Measuring vs. Weighing food

No, that's not Josh's twin, this is Amber's boyfriend Andy. Do you think we/they have a problem? LOL.

No, that's not Josh's twin, this is Amber's boyfriend Andy. Do you think we/they have a problem? LOL.

Houston, we have a problem...Human error! FAIL!!

Hey, hey friends! Well, it's been about a month since your trip into the watery depths of the fat and MUSCLE truck! As Erica mentioned, some of you emerged from the truck with a gleaming smile and a luminous glow while others of you made your hasty escape as a thunderstorm of frustration and disbelief.

For those of you on track, great! You've gained important knowledge about yourself.  Whether consciously or intuitively, you've stumbled upon the best eating/moving combination for your body and your goals--whether that's fat loss, muscle gain (or both), and overall health! Congratulations!

Now, for those of you caught in your own frustrating storm, let's have a little chat-chat!

First off, there's soooo much information around the Internet making it difficult to determine who to turn to or which tools and strategies to use that will be appropriate for your personal fitness goals.

One tool I'd like you to consider is a food scale. Here's why: CALORIES do COUNT!

Anyone who tells you calories don't matter either has an agenda (such as selling the idea that you can have the body of your dreams without working for it), or they might be misinformed, or they are possibly a genetic freak with a crazy-fast metabolism; and for them, calories may not really matter too much. However, for the vast majority of people like us, calories DO count!

Maybe you're thinking, but I've been tracking my calories...yet, I'm further away from my goals rather than closer, so what gives?

My question to you is, HOW have you been tracking calories? If you're eyeballing food volumes or if you have been using measuring cups, and you were disappointed in your recent body fat/muscle gain results, I'm so sorry to break it to you, but, your plan of action is failing due to human error. One possible issue is that your calculations of energy consumption are off because you're using inappropriate and/or inaccurate tools.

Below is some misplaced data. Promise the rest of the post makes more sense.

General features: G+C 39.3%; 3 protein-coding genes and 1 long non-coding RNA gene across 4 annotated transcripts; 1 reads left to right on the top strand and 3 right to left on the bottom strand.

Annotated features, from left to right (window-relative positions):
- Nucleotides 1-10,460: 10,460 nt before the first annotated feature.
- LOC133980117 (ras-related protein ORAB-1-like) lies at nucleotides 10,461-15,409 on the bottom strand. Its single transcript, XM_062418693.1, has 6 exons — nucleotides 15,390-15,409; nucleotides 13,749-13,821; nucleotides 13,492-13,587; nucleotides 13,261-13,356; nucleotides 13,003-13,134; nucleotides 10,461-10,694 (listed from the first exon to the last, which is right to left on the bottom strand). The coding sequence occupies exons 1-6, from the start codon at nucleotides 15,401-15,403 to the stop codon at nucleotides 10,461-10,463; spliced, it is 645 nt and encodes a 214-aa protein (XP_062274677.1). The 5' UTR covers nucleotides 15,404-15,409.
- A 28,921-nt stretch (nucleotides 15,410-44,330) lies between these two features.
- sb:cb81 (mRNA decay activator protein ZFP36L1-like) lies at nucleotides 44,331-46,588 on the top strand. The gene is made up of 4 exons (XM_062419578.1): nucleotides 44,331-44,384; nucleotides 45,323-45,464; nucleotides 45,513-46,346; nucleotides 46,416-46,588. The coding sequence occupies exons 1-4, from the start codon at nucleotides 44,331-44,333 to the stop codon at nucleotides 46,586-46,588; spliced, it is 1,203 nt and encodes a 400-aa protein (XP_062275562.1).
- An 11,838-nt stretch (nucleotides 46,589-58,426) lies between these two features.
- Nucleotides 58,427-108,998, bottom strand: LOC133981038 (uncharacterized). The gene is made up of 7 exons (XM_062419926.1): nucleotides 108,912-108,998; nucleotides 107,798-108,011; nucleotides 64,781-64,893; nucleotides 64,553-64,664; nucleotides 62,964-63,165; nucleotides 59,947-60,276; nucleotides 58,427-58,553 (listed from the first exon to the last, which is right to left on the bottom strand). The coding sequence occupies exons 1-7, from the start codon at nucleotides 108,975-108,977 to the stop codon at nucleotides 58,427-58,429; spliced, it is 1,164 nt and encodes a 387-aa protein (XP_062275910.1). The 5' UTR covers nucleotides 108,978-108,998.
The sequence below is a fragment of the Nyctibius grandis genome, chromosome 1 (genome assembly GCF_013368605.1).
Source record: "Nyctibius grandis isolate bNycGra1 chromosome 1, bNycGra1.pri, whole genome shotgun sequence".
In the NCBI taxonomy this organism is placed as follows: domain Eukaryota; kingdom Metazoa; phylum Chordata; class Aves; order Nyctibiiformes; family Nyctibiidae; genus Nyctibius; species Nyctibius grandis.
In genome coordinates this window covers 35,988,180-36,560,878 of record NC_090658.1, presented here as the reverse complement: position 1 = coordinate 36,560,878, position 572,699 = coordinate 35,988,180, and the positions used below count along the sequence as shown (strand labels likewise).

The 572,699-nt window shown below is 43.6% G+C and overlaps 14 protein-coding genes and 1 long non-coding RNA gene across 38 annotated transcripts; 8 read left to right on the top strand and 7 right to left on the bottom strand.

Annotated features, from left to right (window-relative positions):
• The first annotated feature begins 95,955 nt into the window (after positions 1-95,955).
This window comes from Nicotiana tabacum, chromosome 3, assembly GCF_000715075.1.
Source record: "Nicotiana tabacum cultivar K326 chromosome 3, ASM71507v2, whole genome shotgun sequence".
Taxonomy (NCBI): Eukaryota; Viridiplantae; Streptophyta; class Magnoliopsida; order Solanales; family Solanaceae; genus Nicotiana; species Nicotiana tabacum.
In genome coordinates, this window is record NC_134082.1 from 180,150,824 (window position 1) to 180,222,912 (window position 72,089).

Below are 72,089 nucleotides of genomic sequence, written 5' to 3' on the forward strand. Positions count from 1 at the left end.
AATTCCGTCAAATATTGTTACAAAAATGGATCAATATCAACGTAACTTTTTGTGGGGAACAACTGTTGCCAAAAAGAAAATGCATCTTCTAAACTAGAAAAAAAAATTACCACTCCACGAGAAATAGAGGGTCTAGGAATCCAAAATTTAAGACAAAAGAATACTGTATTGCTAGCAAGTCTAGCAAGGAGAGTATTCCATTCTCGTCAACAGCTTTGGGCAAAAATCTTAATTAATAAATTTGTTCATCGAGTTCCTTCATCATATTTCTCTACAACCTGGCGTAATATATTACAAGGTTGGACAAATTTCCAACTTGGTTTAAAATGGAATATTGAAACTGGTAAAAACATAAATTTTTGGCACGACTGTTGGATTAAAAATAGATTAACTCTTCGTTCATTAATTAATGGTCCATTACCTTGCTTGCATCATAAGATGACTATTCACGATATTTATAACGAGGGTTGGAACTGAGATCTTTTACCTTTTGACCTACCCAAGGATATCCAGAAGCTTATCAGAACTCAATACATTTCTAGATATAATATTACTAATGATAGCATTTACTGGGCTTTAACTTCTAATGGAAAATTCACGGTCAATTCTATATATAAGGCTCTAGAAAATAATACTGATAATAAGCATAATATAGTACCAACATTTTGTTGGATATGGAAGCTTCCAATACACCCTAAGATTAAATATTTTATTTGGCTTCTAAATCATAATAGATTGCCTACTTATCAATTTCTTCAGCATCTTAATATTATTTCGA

I want to share with you a real-life example for why using a food scale to track your food consumption is helpful.

This is from the forum Calorie-Counter http://caloriecount.about.com/forums/foods/oats-confusion

Oats confusion!
I have a packet of rolled oats that says that for every 1/3 cup (dry), weighing 30g, it has 120 calories. This confuses me, because when I weigh it [out, a measured dry] 1/4 cup already gives me 30g! Also, I've always thought that 1/2 cup of dry oats has 150 calories, so that means 1/4 cup has 75 calories! The ingredients just state: "Oats (rolled)". Nothing more. So why is the nutritional information and weight screwed up? What gives? Which should I believe?

Reply from the site:
You can't really use cup measurements for this stuff, since it's solid not liquid.
If it says 30g is 120 calories, than 30g is 120 calories.
1/2 cup of rolled oats (40g) is 150 calories.

The problem is that your measuring techniques and devices could be causing under and/or overeating--both of which can sabotage your goals. (Remember my last post about not eating enough for current activity levels?!)

Food scales run from cheap to expensive, chintzy to refined. You don't need to go breaking the bank on this tool. You can usually find them in the $20-$35 range at places like Bed, Bath, and Beyond or GNC. Definitely find one that measures BOTH ounces and grams.

Now, we don't want you to get so caught up in weighing food that we need to counsel you for an Obsessive-Compulsive Disorder. We just want you to develop a stronger visual reference for how much food makes an appropriate portion. Use a food scale for a couple of weeks until you develop stronger visual skills to determine proper food serving sizes (and thus an accurate calorie count). Especially, use a scale to measure carbs and fats, because one serving of almond butter (2 TBS) does NOT mean trying to balance half the jar on the end of your tablespoon!! (Haha! You know you've been there, as have I!)

When you feel you have visually mastered the correct amounts of your popular go-to food items, put the scale away for a while. Then, when you feel yourself slipping up, pull it out again and use it for a week or so.

Best of luck, and please let me know how you fly! We don't want to repeat a crash landing now, do we? - Amber St. Claire